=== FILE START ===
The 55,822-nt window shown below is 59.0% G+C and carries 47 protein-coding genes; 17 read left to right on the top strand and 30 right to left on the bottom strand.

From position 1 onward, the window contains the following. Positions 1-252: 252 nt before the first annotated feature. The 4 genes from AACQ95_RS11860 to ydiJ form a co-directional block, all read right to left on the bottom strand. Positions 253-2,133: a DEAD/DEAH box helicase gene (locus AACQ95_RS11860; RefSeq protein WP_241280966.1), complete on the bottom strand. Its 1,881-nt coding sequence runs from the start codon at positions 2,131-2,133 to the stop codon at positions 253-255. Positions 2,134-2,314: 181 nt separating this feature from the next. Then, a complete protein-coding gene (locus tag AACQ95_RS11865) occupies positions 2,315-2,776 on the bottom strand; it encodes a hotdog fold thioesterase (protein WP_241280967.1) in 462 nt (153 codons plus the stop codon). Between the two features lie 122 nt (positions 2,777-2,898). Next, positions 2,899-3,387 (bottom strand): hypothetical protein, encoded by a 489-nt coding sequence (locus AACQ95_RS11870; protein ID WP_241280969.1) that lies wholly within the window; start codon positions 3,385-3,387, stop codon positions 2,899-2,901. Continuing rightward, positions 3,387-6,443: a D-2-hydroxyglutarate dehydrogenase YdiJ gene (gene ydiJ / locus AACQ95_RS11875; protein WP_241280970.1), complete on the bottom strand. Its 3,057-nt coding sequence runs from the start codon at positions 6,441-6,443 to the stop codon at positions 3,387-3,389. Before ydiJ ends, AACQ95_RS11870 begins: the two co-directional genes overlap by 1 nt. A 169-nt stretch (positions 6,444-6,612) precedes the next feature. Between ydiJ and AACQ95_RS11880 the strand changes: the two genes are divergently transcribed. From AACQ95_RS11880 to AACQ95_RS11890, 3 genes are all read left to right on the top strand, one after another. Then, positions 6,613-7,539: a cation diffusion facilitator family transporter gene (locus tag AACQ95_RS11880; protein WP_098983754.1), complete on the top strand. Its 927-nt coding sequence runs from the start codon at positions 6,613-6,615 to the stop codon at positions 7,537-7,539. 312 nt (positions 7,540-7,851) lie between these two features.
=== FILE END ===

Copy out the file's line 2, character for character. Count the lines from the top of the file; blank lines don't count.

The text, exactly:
From position 1 onward, the window contains the following. Positions 1-252: 252 nt before the first annotated feature. The 4 genes from AACQ95_RS11860 to ydiJ form a co-directional block, all read right to left on the bottom strand. Positions 253-2,133: a DEAD/DEAH box helicase gene (locus AACQ95_RS11860; RefSeq protein WP_241280966.1), complete on the bottom strand. Its 1,881-nt coding sequence runs from the start codon at positions 2,131-2,133 to the stop codon at positions 253-255. Positions 2,134-2,314: 181 nt separating this feature from the next. Then, a complete protein-coding gene (locus tag AACQ95_RS11865) occupies positions 2,315-2,776 on the bottom strand; it encodes a hotdog fold thioesterase (protein WP_241280967.1) in 462 nt (153 codons plus the stop codon). Between the two features lie 122 nt (positions 2,777-2,898). Next, positions 2,899-3,387 (bottom strand): hypothetical protein, encoded by a 489-nt coding sequence (locus AACQ95_RS11870; protein ID WP_241280969.1) that lies wholly within the window; start codon positions 3,385-3,387, stop codon positions 2,899-2,901. Continuing rightward, positions 3,387-6,443: a D-2-hydroxyglutarate dehydrogenase YdiJ gene (gene ydiJ / locus AACQ95_RS11875; protein WP_241280970.1), complete on the bottom strand. Its 3,057-nt coding sequence runs from the start codon at positions 6,441-6,443 to the stop codon at positions 3,387-3,389. Before ydiJ ends, AACQ95_RS11870 begins: the two co-directional genes overlap by 1 nt. A 169-nt stretch (positions 6,444-6,612) precedes the next feature. Between ydiJ and AACQ95_RS11880 the strand changes: the two genes are divergently transcribed. From AACQ95_RS11880 to AACQ95_RS11890, 3 genes are all read left to right on the top strand, one after another. Then, positions 6,613-7,539: a cation diffusion facilitator family transporter gene (locus tag AACQ95_RS11880; protein WP_098983754.1), complete on the top strand. Its 927-nt coding sequence runs from the start codon at positions 6,613-6,615 to the stop codon at positions 7,537-7,539. 312 nt (positions 7,540-7,851) lie between these two features.